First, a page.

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  #21  
Old 12-27-2018, 04:06 PM
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T205 GB T205 GB is offline
@ndrew woo.dfin
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I say yes the Coupon Type 1's are part of the T206 set. The Type 2&3's are part of a completely different company. I have explained below how I came up with this "crazy" notion.

The ATC owned the rights to the Type 1 Coupons and were printed as part of the T206 set in mid 1910 approximately. The cards were made by the ATC as part of their advertising campaign in cigarettes, and they were printed with all the same inks and designs. Nothing we have can disprove this theory. The thin paper argument can be explained in part to moisture. The thinner paper stocks that were made in the southern areas was likely due to the decrease in mold or mildew issues due to high humidity. Many southern advertisements have been found with the thinner paper stocks from that time frame. Thinner paper stock holds way less moisture and therefore will not be destroyed a fast as heavier card stock that has the ability to absorb and hold moisture from the air.

The ATC was divide into several sections when it was split up on May 29, 1911 ; Liggett & Myers(LM) being the main focus of my post. LM was given control of the W. R. Irby, New Orleans factory #3. This factory more than likely was forced to change the designs of the subjects that they once printed under the ATC banner due to Copyrights. The change in design had to be significant enough to not violate those laws and thus we have the major changes such as paper stock, inks, colors, back designs, cropping, players, ect. I also believe the glossy coating was to help offset the moisture absorption of the cards. Seal the front side and it reduces the amount of surface that can breath and thus make the card more moisture resistant. This also can help explain the cracking of the coating from the card stock expanding and contracting over the many years from different moisture environments.

We all need to stop and take a step back to look at what we have compared to what Burdick was trying to piece together. The internet and research of thousands of guys creates a much more detailed map. Best guess is that Burdick decided to combine them all into one group most likely due to some backlash he would have feared to receive from the LM company. Back then the company name would have been much more respected than now over 100 years later. LM was an instant powerhouse right out of the gate and any man no matter the riches or stature would have been fearful of disrespecting them back then in any way, especially in a published book for the public to use. The laws were much different then especially knowing that LM's history would later reveal some shady dealings throughout their inception from the ATC dissolution. I am sure you can imagine judges and lawmaker taking kickbacks to obtain bias towards them. I mean that never happens now or anything You also wouldn't call a Dodge Hemi Cuda a Chrysler even though its owned by them. We respect the original company manufacture and it would be sacrilege to call it a Chrysler ___ ___.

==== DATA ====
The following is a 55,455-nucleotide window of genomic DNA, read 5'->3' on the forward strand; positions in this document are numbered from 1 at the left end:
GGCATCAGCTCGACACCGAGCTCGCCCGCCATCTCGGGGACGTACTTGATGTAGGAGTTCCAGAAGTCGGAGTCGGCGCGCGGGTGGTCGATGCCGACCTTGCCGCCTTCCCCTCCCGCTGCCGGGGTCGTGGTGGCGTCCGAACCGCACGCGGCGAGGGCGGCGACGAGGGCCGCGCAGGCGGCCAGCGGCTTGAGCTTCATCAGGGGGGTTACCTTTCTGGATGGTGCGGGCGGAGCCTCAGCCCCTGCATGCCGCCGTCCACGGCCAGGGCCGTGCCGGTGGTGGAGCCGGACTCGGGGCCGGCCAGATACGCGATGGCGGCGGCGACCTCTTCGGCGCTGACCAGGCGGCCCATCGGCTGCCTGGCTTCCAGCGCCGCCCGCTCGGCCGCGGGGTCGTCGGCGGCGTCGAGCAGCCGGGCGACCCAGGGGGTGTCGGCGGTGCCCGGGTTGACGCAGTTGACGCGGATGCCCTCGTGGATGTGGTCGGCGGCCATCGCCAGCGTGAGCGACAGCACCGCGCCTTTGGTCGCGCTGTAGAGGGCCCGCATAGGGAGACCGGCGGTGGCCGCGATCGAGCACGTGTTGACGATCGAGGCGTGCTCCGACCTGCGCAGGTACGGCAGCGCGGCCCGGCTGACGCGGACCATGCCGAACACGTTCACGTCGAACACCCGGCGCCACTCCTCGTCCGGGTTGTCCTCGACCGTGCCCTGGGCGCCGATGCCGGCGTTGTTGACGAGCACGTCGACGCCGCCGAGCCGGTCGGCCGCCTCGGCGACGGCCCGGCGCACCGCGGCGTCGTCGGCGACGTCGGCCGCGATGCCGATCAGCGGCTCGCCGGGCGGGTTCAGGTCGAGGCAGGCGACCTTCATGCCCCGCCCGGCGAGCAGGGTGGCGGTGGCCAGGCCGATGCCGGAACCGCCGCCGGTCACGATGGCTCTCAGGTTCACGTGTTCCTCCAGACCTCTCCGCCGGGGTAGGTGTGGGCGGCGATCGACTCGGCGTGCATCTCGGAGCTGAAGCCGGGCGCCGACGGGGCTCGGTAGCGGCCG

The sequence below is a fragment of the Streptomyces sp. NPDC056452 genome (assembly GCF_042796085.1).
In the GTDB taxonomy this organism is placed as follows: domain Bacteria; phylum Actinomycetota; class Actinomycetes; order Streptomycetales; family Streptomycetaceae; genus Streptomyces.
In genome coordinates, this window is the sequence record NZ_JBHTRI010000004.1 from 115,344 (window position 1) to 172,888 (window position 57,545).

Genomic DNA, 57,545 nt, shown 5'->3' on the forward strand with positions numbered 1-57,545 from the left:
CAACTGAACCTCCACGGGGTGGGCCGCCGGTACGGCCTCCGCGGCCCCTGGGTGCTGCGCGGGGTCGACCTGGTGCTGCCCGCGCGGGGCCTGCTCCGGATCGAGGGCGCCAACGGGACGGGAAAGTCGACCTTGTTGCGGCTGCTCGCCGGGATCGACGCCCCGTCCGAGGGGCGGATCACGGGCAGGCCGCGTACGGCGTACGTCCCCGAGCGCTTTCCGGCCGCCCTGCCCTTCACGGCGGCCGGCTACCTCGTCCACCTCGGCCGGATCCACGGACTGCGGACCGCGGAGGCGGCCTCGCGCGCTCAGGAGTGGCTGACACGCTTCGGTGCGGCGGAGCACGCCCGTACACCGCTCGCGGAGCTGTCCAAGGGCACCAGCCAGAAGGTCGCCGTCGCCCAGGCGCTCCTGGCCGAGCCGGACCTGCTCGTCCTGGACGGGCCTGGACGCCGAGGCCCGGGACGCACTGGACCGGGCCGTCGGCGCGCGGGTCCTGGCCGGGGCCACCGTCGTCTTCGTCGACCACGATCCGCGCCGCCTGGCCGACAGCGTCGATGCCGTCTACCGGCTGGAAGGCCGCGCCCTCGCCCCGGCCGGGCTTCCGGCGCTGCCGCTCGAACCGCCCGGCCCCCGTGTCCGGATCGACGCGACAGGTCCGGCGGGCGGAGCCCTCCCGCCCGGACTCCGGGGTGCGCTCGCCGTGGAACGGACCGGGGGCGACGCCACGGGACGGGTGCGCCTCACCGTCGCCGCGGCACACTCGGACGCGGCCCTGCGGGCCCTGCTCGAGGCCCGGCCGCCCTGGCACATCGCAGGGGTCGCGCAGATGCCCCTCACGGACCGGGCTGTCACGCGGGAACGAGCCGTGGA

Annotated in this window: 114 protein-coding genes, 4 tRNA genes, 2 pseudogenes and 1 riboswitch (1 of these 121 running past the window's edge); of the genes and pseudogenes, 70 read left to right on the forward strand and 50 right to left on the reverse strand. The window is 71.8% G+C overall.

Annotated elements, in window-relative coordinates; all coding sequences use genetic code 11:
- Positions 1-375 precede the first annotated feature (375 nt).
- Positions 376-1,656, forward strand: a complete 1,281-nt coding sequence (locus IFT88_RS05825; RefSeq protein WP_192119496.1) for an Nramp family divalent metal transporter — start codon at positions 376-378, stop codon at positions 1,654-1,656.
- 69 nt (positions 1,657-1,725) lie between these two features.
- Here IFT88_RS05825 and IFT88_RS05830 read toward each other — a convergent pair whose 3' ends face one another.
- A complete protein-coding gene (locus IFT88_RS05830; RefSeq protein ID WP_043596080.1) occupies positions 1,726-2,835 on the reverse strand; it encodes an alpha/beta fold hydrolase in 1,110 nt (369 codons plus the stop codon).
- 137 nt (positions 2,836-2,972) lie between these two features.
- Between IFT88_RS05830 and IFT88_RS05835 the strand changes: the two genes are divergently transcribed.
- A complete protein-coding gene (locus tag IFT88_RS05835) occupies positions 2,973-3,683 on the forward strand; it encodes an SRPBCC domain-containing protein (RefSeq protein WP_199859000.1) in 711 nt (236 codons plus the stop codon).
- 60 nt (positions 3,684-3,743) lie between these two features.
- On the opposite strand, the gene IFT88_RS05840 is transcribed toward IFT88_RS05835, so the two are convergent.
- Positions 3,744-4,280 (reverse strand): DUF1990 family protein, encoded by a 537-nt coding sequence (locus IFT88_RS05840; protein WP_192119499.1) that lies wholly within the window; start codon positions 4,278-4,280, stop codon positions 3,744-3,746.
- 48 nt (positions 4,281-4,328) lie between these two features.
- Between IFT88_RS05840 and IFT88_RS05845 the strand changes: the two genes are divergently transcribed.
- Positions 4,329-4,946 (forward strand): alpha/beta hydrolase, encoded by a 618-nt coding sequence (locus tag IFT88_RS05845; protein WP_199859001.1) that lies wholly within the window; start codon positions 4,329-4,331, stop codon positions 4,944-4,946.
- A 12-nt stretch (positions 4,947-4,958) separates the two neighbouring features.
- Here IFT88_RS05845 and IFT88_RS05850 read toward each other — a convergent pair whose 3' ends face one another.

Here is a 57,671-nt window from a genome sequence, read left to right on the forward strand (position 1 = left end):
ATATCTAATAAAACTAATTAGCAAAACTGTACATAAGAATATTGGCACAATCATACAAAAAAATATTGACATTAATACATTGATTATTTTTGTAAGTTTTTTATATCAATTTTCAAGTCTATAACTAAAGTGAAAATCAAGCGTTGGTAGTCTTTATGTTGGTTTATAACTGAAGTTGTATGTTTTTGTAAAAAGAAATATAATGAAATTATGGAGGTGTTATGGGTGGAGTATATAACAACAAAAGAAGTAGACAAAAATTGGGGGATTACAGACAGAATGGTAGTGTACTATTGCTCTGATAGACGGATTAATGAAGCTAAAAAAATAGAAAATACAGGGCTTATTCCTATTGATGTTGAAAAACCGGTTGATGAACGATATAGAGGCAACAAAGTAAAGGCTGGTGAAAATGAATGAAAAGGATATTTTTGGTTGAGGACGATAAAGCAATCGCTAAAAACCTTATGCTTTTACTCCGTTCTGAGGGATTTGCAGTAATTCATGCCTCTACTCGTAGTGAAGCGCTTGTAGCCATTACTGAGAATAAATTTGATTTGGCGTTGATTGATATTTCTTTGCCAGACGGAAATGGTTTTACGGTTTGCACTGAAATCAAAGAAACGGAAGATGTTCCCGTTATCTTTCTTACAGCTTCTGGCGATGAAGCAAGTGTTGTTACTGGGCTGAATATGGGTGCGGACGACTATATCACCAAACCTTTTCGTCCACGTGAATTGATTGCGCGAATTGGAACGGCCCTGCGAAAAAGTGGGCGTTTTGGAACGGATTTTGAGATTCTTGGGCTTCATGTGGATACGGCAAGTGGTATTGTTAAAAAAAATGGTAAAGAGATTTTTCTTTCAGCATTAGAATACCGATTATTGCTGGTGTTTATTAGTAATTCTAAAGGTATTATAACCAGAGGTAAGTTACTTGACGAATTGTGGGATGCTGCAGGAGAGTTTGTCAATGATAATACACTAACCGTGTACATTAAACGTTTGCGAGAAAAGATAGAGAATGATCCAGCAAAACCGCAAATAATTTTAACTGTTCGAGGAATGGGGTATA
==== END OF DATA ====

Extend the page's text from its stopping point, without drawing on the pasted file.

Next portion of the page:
The same should be done with the card sets. We should recognize them for what they are. ATC owned the Coupon T206's and LM had the Coupon's for 1914 and on under a different company and new branding campaign.

My research with fellow members has led us down several paths but realistically the simplest explanation seems to be the best:

"W. R. Irby, New Orleans factory #3 was owned by two different companies at two separate times. Due to this, cards produced before the ATC dissolution, mid 1910, were produced for distribution in the T206 advertising campaign. The cards produced between 1914-1919 were part of another brand and thus would be forced to change designs significantly enough as to not violate copyright laws of the time".
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  #22  
Old 12-27-2018, 04:51 PM
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I haven't yet replaced Mr. Evers - happy he is still enjoying his new home!

Quote:
Originally Posted by Rhotchkiss View Post
Nice card Luke - too bad I can’t post my Tinker Bat Off no-print in this thread.